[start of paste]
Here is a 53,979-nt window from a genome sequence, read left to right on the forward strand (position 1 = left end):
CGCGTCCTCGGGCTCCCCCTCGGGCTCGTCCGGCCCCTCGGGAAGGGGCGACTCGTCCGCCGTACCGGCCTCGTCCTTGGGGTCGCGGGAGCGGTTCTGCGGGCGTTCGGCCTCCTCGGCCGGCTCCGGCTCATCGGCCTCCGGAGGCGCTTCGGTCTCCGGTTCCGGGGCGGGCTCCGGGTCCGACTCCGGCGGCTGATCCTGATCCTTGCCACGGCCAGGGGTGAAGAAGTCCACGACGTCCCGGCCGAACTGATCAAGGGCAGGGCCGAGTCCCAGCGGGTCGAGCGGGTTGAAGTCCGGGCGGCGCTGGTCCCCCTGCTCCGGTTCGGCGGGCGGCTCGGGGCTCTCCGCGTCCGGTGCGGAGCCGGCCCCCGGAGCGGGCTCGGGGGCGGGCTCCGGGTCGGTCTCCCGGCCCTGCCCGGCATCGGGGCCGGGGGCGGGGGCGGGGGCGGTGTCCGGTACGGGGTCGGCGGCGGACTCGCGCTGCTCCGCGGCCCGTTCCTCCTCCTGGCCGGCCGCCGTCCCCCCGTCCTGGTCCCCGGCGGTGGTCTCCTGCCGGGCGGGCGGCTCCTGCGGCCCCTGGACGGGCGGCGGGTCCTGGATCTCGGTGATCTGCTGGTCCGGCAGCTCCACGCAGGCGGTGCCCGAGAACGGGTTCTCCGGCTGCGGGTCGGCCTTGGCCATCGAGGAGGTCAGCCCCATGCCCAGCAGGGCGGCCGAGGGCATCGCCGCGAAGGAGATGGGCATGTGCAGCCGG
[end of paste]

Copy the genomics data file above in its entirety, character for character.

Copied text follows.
Here is a 53,979-nt window from a genome sequence, read left to right on the forward strand (position 1 = left end):
CGCGTCCTCGGGCTCCCCCTCGGGCTCGTCCGGCCCCTCGGGAAGGGGCGACTCGTCCGCCGTACCGGCCTCGTCCTTGGGGTCGCGGGAGCGGTTCTGCGGGCGTTCGGCCTCCTCGGCCGGCTCCGGCTCATCGGCCTCCGGAGGCGCTTCGGTCTCCGGTTCCGGGGCGGGCTCCGGGTCCGACTCCGGCGGCTGATCCTGATCCTTGCCACGGCCAGGGGTGAAGAAGTCCACGACGTCCCGGCCGAACTGATCAAGGGCAGGGCCGAGTCCCAGCGGGTCGAGCGGGTTGAAGTCCGGGCGGCGCTGGTCCCCCTGCTCCGGTTCGGCGGGCGGCTCGGGGCTCTCCGCGTCCGGTGCGGAGCCGGCCCCCGGAGCGGGCTCGGGGGCGGGCTCCGGGTCGGTCTCCCGGCCCTGCCCGGCATCGGGGCCGGGGGCGGGGGCGGGGGCGGTGTCCGGTACGGGGTCGGCGGCGGACTCGCGCTGCTCCGCGGCCCGTTCCTCCTCCTGGCCGGCCGCCGTCCCCCCGTCCTGGTCCCCGGCGGTGGTCTCCTGCCGGGCGGGCGGCTCCTGCGGCCCCTGGACGGGCGGCGGGTCCTGGATCTCGGTGATCTGCTGGTCCGGCAGCTCCACGCAGGCGGTGCCCGAGAACGGGTTCTCCGGCTGCGGGTCGGCCTTGGCCATCGAGGAGGTCAGCCCCATGCCCAGCAGGGCGGCCGAGGGCATCGCCGCGAAGGAGATGGGCATGTGCAGCCGG